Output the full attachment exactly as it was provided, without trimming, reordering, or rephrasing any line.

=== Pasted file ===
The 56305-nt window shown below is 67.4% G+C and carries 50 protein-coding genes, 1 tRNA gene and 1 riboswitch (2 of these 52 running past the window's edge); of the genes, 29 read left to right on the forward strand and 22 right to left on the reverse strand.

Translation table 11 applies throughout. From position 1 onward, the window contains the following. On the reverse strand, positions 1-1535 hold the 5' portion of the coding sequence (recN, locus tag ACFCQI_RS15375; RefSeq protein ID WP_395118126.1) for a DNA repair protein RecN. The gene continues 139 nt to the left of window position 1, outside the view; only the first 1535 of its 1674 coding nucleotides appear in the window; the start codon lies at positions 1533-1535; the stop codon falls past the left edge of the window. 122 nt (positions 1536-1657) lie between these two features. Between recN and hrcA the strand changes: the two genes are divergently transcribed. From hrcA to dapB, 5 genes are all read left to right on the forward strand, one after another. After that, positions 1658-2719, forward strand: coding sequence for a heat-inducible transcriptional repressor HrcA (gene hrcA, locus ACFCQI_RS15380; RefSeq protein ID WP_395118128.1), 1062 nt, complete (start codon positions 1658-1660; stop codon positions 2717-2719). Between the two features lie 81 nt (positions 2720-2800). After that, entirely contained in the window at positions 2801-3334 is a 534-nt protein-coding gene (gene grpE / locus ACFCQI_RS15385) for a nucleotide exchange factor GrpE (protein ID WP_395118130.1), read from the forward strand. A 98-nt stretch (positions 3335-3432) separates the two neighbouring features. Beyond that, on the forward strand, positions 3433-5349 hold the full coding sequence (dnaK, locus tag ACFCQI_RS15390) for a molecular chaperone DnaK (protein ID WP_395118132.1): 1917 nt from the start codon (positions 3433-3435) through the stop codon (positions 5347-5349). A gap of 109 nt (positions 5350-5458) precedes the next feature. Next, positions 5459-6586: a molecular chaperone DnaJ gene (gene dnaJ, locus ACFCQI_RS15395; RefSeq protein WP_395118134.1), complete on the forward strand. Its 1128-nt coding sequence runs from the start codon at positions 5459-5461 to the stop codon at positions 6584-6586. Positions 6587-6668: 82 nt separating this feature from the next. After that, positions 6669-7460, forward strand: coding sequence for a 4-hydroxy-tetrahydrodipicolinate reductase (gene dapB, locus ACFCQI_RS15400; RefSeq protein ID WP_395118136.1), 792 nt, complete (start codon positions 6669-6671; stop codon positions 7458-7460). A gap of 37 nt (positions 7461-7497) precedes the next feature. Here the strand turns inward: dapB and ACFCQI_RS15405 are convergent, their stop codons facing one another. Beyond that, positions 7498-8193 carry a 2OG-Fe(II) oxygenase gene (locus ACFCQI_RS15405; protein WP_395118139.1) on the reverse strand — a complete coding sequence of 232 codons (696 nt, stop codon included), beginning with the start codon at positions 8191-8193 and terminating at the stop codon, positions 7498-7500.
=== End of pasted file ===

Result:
The 56305-nt window shown below is 67.4% G+C and carries 50 protein-coding genes, 1 tRNA gene and 1 riboswitch (2 of these 52 running past the window's edge); of the genes, 29 read left to right on the forward strand and 22 right to left on the reverse strand.

Translation table 11 applies throughout. From position 1 onward, the window contains the following. On the reverse strand, positions 1-1535 hold the 5' portion of the coding sequence (recN, locus tag ACFCQI_RS15375; RefSeq protein ID WP_395118126.1) for a DNA repair protein RecN. The gene continues 139 nt to the left of window position 1, outside the view; only the first 1535 of its 1674 coding nucleotides appear in the window; the start codon lies at positions 1533-1535; the stop codon falls past the left edge of the window. 122 nt (positions 1536-1657) lie between these two features. Between recN and hrcA the strand changes: the two genes are divergently transcribed. From hrcA to dapB, 5 genes are all read left to right on the forward strand, one after another. After that, positions 1658-2719, forward strand: coding sequence for a heat-inducible transcriptional repressor HrcA (gene hrcA, locus ACFCQI_RS15380; RefSeq protein ID WP_395118128.1), 1062 nt, complete (start codon positions 1658-1660; stop codon positions 2717-2719). Between the two features lie 81 nt (positions 2720-2800). After that, entirely contained in the window at positions 2801-3334 is a 534-nt protein-coding gene (gene grpE / locus ACFCQI_RS15385) for a nucleotide exchange factor GrpE (protein ID WP_395118130.1), read from the forward strand. A 98-nt stretch (positions 3335-3432) separates the two neighbouring features. Beyond that, on the forward strand, positions 3433-5349 hold the full coding sequence (dnaK, locus tag ACFCQI_RS15390) for a molecular chaperone DnaK (protein ID WP_395118132.1): 1917 nt from the start codon (positions 3433-3435) through the stop codon (positions 5347-5349). A gap of 109 nt (positions 5350-5458) precedes the next feature. Next, positions 5459-6586: a molecular chaperone DnaJ gene (gene dnaJ, locus ACFCQI_RS15395; RefSeq protein WP_395118134.1), complete on the forward strand. Its 1128-nt coding sequence runs from the start codon at positions 5459-5461 to the stop codon at positions 6584-6586. Positions 6587-6668: 82 nt separating this feature from the next. After that, positions 6669-7460, forward strand: coding sequence for a 4-hydroxy-tetrahydrodipicolinate reductase (gene dapB, locus ACFCQI_RS15400; RefSeq protein ID WP_395118136.1), 792 nt, complete (start codon positions 6669-6671; stop codon positions 7458-7460). A gap of 37 nt (positions 7461-7497) precedes the next feature. Here the strand turns inward: dapB and ACFCQI_RS15405 are convergent, their stop codons facing one another. Beyond that, positions 7498-8193 carry a 2OG-Fe(II) oxygenase gene (locus ACFCQI_RS15405; protein WP_395118139.1) on the reverse strand — a complete coding sequence of 232 codons (696 nt, stop codon included), beginning with the start codon at positions 8191-8193 and terminating at the stop codon, positions 7498-7500.